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Is Your Store an Accidental Franchise?

Can franchise laws help retail operators exit their brand agreements?

“Worried pot shops have taken over Toronto streets?”

“Rapid growth of Ontario cannabis stores will likely result in some closings, OCS chief says.”

These are recent headlines from the Toronto Star and The Globe and Mail. According to hibuddy.ca, there are 102 cannabis retailers within 3 km of our law firm, located at University and Dundas, in Toronto. Expand the search perimeter to 5 km, and there are 172 retailers. Clearly, cannabis retailing has exploded in the last two years. But is it sustainable? Anecdotal discussions suggest the answer might be “no”. The market may be over-saturated, many stores are not doing well, and some people are looking to exit the cannabis retail sector.

But an exit may not be easy or straightforward. Many store owners have entered into long-term contracts with big-name cannabis brands. Walking away from these contracts may expose store operators to legal liability and financial losses.

However, Ontario’s franchise laws may offer a potential life preserver for overwhelmed cannabis retailers. How? These stores may be “accidental franchises”. Franchised businesses are subject to specific legislation in Ontario. Under the legislation, a franchisor (or brand owner) is required to provide a “disclosure document” to a prospective franchisee (or store owner) before any legal agreements are signed. If disclosure is not provided, a franchisee may have a right to “rescind” the franchise agreement. As part of rescission, the franchisor must financially compensate the franchisee. In plain language, rescission allows a franchisee to get out of its franchise agreements, and get its money back.

What if the legal documents between retailers and brands don’t refer to a “franchise”? That does not matter. Ontario’s franchise legislation will apply if the legal relationship between the parties has all the hallmarks of a franchise. Essentially, if it looks like a duck, and it walks like a duck, it’s probably a duck—even if the agreement is called a licensing agreement or something else. The rapid establishment of cannabis retail outlets had led to numerous “accidental franchises” where brands unknowingly entered into franchise relationships with retailers, rendering these brands a “franchisor”, and the store operator a “franchisee”, under franchise legislation.

Every agreement must be carefully reviewed to determine if the parties created an accidental franchise. However, generally courts will find a franchise relationship where the following criteria are met:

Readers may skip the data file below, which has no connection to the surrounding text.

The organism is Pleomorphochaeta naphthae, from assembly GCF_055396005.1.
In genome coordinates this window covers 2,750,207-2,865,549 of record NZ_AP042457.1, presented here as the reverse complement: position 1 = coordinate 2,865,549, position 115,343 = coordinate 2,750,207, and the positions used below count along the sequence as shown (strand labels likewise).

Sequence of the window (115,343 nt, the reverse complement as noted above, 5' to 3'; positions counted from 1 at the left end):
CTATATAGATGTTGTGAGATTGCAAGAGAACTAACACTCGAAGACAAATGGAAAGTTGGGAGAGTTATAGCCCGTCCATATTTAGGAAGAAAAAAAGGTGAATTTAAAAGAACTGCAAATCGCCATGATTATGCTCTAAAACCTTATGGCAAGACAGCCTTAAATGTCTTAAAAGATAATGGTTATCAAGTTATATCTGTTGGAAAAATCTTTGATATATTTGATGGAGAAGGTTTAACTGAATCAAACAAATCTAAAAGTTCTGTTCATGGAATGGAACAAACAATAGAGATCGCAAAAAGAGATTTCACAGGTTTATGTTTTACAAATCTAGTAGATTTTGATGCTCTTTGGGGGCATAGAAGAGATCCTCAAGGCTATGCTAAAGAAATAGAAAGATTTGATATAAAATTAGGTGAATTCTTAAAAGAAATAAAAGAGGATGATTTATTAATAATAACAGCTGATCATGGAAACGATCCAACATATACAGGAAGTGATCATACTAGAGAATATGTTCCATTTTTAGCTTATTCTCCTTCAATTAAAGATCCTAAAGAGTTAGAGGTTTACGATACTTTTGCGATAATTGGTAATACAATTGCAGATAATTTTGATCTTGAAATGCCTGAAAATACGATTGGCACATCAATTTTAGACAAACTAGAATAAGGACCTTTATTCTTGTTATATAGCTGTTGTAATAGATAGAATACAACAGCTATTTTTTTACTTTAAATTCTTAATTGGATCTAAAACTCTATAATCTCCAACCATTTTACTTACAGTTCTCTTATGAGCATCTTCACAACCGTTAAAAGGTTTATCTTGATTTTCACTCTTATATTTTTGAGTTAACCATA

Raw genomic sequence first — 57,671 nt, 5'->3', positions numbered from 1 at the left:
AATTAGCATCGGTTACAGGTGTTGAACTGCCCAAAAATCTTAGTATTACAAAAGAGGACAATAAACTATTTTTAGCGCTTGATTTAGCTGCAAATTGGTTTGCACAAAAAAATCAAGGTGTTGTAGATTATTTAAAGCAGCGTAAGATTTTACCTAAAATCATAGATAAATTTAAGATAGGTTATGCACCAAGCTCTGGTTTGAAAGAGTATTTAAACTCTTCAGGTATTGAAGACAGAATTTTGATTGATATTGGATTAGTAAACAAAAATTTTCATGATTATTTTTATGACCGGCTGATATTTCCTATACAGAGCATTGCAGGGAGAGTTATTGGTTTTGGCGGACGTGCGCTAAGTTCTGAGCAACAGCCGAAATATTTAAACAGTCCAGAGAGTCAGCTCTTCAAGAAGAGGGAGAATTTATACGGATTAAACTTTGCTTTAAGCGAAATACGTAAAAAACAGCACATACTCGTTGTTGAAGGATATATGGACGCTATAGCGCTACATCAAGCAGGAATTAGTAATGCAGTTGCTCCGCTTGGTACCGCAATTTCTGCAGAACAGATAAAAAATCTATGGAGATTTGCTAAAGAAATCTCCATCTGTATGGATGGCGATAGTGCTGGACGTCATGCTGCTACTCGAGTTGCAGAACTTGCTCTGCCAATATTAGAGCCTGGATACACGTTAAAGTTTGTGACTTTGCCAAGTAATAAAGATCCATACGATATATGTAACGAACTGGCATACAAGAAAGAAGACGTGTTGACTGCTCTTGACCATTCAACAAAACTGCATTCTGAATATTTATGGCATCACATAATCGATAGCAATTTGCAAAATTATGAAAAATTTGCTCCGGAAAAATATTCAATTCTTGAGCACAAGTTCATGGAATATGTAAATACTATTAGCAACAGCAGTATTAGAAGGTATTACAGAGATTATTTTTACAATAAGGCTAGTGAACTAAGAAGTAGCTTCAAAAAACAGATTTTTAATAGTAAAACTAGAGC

1. Does the agreement grant the retailer a right to sell goods and services associated with a “brand”?
  2. Does the agreement require the retailer to make payments or continuing payments to the brand?
    For example, does the store owner pay a monthly percentage of its gross sales or a monthly service fee to the brand?
  3. Is the retailer required to operate in association with the brand?
    For example, is the retail operator’s business required to operate using a certain business name, and is it fully and uniformly branded with the brand’s trademarks?
  4. Does the brand exercise significant control over the operation of the retailer’s store, or does the brand owner provide significant assistance to the retailer in its operation of the store?
    This might include the brand telling the retailer how the store design and furnishings should look, or providing advice to the retailer about how its business should operate. In some cases, the brand might actually operate the store on the retailer’s behalf.
    If these tests are met, a retail operator may be able to “rescind” its agreement with a brand. However, there are important deadlines that apply. A rescission claim must be made within two years of the date the retailer signed any agreement with the brand.

This is only a high-level summary of franchise laws. Cannabis store owners should contact an experienced franchise lawyer to determine whether they have a potential franchise rescission claim.

Adrienne Boudreau and Jean-Marc Leclerc are partners at Sotos LLP. They have been repeatedly recognized for their franchise work, most recently in Canadian Legal LEXPERT Directory – Franchise and Best Lawyers in Canada.